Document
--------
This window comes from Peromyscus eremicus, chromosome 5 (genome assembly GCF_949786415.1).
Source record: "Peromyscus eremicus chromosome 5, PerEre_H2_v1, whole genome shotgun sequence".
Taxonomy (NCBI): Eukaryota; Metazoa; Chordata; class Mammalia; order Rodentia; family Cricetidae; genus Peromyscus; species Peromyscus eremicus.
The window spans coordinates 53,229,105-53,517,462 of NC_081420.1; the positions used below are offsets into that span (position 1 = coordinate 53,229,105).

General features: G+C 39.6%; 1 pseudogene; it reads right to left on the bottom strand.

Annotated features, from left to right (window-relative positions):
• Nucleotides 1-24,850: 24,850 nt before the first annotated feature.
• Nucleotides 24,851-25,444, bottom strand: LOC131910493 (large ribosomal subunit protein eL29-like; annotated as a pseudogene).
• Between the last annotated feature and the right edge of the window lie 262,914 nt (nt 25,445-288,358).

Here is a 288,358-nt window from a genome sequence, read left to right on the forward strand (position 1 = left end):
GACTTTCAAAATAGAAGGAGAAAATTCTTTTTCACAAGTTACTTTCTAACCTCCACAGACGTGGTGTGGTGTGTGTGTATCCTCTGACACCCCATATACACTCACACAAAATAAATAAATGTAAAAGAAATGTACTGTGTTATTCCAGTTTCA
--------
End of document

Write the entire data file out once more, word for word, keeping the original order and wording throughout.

This window comes from Peromyscus eremicus, chromosome 5 (genome assembly GCF_949786415.1).
Source record: "Peromyscus eremicus chromosome 5, PerEre_H2_v1, whole genome shotgun sequence".
Taxonomy (NCBI): Eukaryota; Metazoa; Chordata; class Mammalia; order Rodentia; family Cricetidae; genus Peromyscus; species Peromyscus eremicus.
The window spans coordinates 53,229,105-53,517,462 of NC_081420.1; the positions used below are offsets into that span (position 1 = coordinate 53,229,105).

General features: G+C 39.6%; 1 pseudogene; it reads right to left on the bottom strand.

Annotated features, from left to right (window-relative positions):
• Nucleotides 1-24,850: 24,850 nt before the first annotated feature.
• Nucleotides 24,851-25,444, bottom strand: LOC131910493 (large ribosomal subunit protein eL29-like; annotated as a pseudogene).
• Between the last annotated feature and the right edge of the window lie 262,914 nt (nt 25,445-288,358).

Here is a 288,358-nt window from a genome sequence, read left to right on the forward strand (position 1 = left end):
GACTTTCAAAATAGAAGGAGAAAATTCTTTTTCACAAGTTACTTTCTAACCTCCACAGACGTGGTGTGGTGTGTGTGTATCCTCTGACACCCCATATACACTCACACAAAATAAATAAATGTAAAAGAAATGTACTGTGTTATTCCAGTTTCA